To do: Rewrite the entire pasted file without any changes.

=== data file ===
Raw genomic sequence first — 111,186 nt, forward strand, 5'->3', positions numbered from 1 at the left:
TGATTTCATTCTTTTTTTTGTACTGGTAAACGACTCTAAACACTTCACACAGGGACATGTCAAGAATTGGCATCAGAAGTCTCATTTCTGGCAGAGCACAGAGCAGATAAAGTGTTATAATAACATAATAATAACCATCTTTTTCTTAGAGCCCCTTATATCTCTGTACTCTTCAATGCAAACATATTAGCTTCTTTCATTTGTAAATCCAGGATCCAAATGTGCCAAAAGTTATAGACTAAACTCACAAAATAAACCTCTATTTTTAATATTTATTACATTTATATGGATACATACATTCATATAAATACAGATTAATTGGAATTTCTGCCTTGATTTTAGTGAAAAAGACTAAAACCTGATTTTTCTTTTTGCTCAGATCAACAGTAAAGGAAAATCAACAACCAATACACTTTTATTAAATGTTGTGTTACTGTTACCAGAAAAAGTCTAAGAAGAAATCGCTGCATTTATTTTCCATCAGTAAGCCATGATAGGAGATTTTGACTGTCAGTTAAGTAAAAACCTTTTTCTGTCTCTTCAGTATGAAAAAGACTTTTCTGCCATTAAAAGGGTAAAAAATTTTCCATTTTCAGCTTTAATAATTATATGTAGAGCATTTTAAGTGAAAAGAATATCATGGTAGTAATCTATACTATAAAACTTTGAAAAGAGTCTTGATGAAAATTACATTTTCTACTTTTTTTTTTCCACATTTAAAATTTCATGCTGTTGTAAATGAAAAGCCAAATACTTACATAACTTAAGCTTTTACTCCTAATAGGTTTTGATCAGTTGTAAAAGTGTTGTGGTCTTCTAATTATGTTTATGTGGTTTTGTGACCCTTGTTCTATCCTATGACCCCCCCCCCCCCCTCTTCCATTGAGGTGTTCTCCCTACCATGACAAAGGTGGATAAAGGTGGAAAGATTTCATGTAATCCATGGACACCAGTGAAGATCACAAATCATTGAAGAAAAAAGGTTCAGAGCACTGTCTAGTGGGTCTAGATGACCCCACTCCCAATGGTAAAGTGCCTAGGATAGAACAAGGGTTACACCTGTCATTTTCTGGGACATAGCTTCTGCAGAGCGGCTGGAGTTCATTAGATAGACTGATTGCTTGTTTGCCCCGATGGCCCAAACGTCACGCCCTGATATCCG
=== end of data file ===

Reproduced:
Raw genomic sequence first — 111,186 nt, forward strand, 5'->3', positions numbered from 1 at the left:
TGATTTCATTCTTTTTTTTGTACTGGTAAACGACTCTAAACACTTCACACAGGGACATGTCAAGAATTGGCATCAGAAGTCTCATTTCTGGCAGAGCACAGAGCAGATAAAGTGTTATAATAACATAATAATAACCATCTTTTTCTTAGAGCCCCTTATATCTCTGTACTCTTCAATGCAAACATATTAGCTTCTTTCATTTGTAAATCCAGGATCCAAATGTGCCAAAAGTTATAGACTAAACTCACAAAATAAACCTCTATTTTTAATATTTATTACATTTATATGGATACATACATTCATATAAATACAGATTAATTGGAATTTCTGCCTTGATTTTAGTGAAAAAGACTAAAACCTGATTTTTCTTTTTGCTCAGATCAACAGTAAAGGAAAATCAACAACCAATACACTTTTATTAAATGTTGTGTTACTGTTACCAGAAAAAGTCTAAGAAGAAATCGCTGCATTTATTTTCCATCAGTAAGCCATGATAGGAGATTTTGACTGTCAGTTAAGTAAAAACCTTTTTCTGTCTCTTCAGTATGAAAAAGACTTTTCTGCCATTAAAAGGGTAAAAAATTTTCCATTTTCAGCTTTAATAATTATATGTAGAGCATTTTAAGTGAAAAGAATATCATGGTAGTAATCTATACTATAAAACTTTGAAAAGAGTCTTGATGAAAATTACATTTTCTACTTTTTTTTTTCCACATTTAAAATTTCATGCTGTTGTAAATGAAAAGCCAAATACTTACATAACTTAAGCTTTTACTCCTAATAGGTTTTGATCAGTTGTAAAAGTGTTGTGGTCTTCTAATTATGTTTATGTGGTTTTGTGACCCTTGTTCTATCCTATGACCCCCCCCCCCCCCTCTTCCATTGAGGTGTTCTCCCTACCATGACAAAGGTGGATAAAGGTGGAAAGATTTCATGTAATCCATGGACACCAGTGAAGATCACAAATCATTGAAGAAAAAAGGTTCAGAGCACTGTCTAGTGGGTCTAGATGACCCCACTCCCAATGGTAAAGTGCCTAGGATAGAACAAGGGTTACACCTGTCATTTTCTGGGACATAGCTTCTGCAGAGCGGCTGGAGTTCATTAGATAGACTGATTGCTTGTTTGCCCCGATGGCCCAAACGTCACGCCCTGATATCCG